In an analysis that might create heartburn for any number of people at any number of levels, David Strauss and his aerospace team at UBS Securities issued a report Tuesday (April 27) that concludes the next-generation of airplanes–the Boeing 787 and Airbus A350–are “way” over-ordered.
The “good” news (tongue-in-cheek, for those who don’t pick up on our odd humor) doesn’t stop there. UBS concludes that the Boeing 777, Airbus A330 and Airbus A320 are also over-ordered.
The Boeing 737 is under-ordered, in the UBS view, but this doesn’t relieve the concerns about this order-book, either, according to UBS.
UBS concludes that there are nearly 400 excess wide-body orders that could be deferred, including a whopping 275 787s (out of nearly 900). Qatar, Singapore, Gulf Air, Qantas and launch customer All Nippon are identified as over-ordering the 787 in UBS’ analysis.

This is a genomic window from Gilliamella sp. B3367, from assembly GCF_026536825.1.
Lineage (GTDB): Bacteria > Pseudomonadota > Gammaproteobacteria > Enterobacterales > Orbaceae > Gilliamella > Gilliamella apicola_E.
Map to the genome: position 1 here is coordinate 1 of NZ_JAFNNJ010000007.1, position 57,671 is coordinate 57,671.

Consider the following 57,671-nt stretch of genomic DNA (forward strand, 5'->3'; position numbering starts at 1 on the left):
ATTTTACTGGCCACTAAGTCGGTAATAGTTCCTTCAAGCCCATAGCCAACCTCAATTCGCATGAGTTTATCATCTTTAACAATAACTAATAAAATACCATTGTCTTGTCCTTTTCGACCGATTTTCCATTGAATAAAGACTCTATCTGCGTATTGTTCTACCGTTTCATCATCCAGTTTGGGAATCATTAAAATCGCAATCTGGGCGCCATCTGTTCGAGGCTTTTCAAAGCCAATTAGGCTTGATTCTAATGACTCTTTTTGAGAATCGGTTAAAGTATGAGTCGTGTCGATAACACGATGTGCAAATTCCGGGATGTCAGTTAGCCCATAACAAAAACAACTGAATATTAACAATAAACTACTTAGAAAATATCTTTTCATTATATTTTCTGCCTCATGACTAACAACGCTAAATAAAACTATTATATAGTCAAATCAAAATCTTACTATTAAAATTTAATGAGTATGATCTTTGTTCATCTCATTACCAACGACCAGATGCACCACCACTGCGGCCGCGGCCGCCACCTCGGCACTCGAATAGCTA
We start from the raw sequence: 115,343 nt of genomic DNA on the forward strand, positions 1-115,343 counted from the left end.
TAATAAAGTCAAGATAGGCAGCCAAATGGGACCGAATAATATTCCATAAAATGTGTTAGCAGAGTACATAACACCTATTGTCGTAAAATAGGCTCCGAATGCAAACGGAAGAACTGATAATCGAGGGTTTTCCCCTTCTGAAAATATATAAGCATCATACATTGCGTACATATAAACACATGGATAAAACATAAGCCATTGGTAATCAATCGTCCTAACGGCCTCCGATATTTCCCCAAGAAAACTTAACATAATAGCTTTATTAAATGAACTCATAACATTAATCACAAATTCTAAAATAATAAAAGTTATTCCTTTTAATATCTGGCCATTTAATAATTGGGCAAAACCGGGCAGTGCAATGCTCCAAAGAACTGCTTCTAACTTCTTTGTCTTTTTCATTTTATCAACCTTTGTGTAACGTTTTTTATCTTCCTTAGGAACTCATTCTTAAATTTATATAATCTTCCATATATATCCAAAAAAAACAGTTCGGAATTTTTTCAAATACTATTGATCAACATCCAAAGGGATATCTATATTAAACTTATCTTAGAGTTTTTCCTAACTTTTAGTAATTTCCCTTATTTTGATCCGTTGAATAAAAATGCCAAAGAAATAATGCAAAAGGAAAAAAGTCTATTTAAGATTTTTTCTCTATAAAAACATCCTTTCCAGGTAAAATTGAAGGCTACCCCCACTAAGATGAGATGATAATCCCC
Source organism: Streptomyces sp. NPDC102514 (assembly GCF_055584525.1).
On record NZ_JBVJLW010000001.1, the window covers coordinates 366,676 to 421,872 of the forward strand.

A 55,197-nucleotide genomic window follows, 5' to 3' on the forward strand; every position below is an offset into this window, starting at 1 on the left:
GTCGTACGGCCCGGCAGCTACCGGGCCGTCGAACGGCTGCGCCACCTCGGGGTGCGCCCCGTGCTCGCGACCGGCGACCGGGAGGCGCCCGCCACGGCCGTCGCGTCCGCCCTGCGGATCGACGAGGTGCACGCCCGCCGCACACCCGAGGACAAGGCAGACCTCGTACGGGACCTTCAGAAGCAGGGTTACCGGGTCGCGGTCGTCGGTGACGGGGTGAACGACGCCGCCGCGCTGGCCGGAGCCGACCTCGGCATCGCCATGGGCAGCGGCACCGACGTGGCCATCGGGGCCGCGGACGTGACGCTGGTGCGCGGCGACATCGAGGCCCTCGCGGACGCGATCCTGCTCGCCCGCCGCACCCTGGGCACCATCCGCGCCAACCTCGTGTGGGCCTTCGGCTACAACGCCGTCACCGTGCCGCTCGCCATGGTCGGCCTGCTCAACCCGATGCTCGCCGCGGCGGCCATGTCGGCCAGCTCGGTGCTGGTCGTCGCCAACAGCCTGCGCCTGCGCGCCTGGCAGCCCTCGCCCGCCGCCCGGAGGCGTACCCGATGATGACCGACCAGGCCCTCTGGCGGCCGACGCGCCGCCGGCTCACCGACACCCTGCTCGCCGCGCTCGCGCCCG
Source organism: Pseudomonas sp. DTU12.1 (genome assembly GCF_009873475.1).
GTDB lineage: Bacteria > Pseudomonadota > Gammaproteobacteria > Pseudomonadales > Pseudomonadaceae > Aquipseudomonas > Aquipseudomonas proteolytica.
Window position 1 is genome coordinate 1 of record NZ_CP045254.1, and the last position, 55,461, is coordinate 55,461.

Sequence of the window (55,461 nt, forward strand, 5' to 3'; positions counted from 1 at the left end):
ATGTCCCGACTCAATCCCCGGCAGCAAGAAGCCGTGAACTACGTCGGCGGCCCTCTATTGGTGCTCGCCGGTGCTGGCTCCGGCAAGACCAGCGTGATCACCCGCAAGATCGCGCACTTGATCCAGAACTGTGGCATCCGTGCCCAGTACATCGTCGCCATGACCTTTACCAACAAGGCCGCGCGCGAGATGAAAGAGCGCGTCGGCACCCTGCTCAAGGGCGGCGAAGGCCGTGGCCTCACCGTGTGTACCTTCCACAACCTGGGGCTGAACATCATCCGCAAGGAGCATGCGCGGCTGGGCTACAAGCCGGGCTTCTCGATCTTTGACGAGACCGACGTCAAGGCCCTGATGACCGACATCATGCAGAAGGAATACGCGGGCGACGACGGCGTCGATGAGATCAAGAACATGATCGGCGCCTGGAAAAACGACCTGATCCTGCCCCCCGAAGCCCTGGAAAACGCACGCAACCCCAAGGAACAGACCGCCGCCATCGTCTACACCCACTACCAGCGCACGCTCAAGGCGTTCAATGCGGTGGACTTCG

The A350, with somewhat more than 500 firm orders, has been over-ordered to the tune of 250 aircraft, UBS concludes. Qatar, Singapore, US Airways, Alitalia and Kingfisher are among those at risk to defer, UBS writes.
There are 152 A320 over-orders, with Wizz Air, IndiGo, US Airways and Tiger Airways among those potentially at risk for deferrals.
TAM, Shenzhen, China Southern, easyJet and Air China are among those needing A320s, UBS writes.
UBS concludes that carriers operating 737s need to order a net of 206 more airplanes to accommodate growth and retirements over the next 5-8 years, but some of Boeing’s biggest 737 customers also over-ordered. These include LionAir, over-ordered by a whopping 123 737s. All others in an over-order position did so by 36 or fewer airplanes.
American Airlines, with a large MD-80 fleet, needs 98 more 737s. China Southern, Southwest, GOL and Ryanair also need sizable fleet orders to meet growth and retirements.
There are a net of 33 over-orders for the 777 and a net of 83 A330s.
The 37-page report is highly detailed.